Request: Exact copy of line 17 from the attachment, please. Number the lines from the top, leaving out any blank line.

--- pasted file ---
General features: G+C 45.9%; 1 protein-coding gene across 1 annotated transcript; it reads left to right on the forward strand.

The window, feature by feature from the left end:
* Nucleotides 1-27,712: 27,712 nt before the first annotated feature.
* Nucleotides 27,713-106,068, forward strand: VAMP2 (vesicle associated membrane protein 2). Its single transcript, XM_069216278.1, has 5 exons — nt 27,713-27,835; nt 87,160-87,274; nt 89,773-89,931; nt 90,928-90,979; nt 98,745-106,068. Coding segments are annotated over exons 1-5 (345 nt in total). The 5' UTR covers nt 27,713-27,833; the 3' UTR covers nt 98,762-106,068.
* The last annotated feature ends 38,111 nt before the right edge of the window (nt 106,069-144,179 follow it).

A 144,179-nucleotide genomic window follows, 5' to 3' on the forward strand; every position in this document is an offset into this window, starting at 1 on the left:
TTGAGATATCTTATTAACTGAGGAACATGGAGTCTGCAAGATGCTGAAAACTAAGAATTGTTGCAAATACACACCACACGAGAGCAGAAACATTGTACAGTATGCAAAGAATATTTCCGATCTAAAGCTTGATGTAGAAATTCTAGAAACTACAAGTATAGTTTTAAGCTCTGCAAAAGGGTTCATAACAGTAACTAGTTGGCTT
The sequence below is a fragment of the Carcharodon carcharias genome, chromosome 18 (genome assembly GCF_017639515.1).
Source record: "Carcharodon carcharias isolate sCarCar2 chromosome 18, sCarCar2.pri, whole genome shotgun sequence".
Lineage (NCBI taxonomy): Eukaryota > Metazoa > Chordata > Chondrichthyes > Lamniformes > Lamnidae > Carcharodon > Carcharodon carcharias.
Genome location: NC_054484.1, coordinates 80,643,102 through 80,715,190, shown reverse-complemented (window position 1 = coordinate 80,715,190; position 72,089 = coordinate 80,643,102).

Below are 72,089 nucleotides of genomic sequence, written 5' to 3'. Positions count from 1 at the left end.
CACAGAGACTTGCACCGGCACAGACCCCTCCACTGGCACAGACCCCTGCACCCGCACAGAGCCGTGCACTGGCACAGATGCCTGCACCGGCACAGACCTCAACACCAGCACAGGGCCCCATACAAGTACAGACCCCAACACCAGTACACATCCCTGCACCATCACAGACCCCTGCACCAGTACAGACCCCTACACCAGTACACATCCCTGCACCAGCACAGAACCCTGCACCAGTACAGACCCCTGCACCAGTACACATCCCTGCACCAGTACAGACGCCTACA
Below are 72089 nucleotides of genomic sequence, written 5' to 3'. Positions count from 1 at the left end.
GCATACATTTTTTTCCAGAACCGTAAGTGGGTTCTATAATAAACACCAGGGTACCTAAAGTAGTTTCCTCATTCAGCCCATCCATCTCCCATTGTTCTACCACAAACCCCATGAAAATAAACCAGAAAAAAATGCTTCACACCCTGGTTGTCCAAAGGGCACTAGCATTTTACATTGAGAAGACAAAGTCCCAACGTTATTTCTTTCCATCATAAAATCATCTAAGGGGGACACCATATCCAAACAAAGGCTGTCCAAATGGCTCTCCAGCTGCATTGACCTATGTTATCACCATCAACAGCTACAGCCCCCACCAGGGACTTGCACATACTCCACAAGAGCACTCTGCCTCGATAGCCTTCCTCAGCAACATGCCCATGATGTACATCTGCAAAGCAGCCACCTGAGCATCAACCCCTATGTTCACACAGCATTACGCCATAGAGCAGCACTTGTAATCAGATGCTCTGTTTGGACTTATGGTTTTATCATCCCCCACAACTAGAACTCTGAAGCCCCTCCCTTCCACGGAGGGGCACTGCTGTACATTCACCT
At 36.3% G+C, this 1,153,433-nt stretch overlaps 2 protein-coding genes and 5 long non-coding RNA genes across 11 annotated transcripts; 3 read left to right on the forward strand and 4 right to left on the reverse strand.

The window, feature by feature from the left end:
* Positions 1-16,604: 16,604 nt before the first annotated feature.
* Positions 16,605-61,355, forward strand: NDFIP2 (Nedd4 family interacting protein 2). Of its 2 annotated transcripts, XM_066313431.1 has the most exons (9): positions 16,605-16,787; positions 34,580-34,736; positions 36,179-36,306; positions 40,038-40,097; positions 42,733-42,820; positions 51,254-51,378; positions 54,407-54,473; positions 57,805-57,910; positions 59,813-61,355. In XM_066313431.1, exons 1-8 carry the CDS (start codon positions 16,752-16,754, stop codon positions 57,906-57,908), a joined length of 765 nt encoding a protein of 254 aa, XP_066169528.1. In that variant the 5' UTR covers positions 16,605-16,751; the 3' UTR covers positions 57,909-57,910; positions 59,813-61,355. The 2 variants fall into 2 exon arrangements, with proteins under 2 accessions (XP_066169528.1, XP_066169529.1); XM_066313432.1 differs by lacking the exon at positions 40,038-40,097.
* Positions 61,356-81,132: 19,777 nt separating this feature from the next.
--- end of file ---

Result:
The window, feature by feature from the left end: